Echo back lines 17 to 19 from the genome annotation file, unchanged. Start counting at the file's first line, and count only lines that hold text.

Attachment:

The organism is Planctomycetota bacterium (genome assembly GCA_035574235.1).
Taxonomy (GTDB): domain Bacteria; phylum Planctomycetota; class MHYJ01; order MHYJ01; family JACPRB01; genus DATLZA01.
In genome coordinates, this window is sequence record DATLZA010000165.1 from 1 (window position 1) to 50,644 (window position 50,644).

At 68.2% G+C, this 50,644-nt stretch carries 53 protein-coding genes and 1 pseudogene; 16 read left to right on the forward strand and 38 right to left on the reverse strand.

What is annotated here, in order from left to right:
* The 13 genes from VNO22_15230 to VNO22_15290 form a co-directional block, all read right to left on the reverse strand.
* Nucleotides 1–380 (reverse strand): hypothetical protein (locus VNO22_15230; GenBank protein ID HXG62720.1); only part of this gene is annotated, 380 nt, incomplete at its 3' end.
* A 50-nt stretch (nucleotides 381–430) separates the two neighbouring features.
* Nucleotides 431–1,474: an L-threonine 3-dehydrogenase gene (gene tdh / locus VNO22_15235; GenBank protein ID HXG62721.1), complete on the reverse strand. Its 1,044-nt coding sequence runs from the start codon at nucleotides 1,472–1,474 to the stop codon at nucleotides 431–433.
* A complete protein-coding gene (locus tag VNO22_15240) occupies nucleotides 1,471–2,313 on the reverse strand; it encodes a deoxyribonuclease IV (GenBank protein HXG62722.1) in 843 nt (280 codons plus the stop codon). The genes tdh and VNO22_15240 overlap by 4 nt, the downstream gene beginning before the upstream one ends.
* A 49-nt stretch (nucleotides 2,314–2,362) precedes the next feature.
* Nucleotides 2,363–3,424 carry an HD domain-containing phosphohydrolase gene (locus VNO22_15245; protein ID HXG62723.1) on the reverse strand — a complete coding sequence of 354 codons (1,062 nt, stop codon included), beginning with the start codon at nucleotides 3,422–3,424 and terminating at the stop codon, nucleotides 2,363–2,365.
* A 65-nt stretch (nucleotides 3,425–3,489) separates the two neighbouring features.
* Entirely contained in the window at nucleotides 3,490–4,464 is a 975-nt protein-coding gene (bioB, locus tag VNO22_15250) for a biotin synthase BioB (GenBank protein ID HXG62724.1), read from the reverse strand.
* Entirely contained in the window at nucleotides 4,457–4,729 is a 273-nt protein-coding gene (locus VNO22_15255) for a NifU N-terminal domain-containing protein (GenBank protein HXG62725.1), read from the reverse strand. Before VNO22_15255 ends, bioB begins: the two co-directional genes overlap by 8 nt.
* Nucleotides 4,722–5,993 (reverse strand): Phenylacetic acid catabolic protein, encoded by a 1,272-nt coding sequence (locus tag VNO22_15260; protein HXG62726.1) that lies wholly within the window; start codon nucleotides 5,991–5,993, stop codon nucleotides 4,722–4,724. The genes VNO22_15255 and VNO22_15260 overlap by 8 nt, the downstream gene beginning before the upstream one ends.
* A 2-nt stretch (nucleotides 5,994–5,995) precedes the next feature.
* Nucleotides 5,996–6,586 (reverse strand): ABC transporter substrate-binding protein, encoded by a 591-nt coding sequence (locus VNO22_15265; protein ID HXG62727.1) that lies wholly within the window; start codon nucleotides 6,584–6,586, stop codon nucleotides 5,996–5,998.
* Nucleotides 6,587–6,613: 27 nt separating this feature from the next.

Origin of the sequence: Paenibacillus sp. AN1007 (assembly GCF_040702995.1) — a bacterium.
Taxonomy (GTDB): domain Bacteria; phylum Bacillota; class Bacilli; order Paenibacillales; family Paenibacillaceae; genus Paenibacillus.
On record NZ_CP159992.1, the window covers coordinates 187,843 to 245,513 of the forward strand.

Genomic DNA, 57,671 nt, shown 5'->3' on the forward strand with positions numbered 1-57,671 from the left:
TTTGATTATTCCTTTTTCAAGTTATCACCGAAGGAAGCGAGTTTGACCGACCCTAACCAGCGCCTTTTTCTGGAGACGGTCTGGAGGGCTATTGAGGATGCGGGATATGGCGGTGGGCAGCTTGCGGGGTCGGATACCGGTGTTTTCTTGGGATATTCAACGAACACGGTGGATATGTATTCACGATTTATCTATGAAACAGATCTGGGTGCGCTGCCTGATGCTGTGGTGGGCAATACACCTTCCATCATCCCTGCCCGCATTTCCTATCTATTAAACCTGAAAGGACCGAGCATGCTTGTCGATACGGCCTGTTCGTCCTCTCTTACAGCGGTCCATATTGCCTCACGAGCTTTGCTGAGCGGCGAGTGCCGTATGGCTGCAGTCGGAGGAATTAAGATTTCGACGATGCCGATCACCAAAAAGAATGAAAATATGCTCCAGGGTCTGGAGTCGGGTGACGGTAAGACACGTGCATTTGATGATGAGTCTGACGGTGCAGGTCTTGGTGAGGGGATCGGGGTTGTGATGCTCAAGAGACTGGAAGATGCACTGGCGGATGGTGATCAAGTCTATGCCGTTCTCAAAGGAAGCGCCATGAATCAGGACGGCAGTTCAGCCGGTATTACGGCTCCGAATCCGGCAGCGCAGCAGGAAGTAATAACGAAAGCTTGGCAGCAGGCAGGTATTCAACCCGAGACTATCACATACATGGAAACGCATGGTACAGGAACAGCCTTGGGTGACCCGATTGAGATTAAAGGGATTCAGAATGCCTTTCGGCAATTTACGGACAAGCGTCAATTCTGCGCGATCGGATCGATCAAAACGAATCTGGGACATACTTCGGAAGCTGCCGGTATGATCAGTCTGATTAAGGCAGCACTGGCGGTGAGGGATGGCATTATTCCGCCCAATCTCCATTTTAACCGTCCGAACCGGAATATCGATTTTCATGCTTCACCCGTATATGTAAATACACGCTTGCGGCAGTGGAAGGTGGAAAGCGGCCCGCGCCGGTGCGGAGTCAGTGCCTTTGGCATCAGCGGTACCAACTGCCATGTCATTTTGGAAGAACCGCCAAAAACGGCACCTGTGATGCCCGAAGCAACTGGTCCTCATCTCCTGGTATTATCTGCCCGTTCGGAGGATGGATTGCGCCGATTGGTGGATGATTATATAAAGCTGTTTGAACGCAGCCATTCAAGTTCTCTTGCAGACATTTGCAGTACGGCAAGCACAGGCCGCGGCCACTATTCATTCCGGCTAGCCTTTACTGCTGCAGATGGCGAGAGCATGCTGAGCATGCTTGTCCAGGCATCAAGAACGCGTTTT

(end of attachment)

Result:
* A 2-nt stretch (nucleotides 5,994–5,995) precedes the next feature.
* Nucleotides 5,996–6,586 (reverse strand): ABC transporter substrate-binding protein, encoded by a 591-nt coding sequence (locus VNO22_15265; protein ID HXG62727.1) that lies wholly within the window; start codon nucleotides 6,584–6,586, stop codon nucleotides 5,996–5,998.
* Nucleotides 6,587–6,613: 27 nt separating this feature from the next.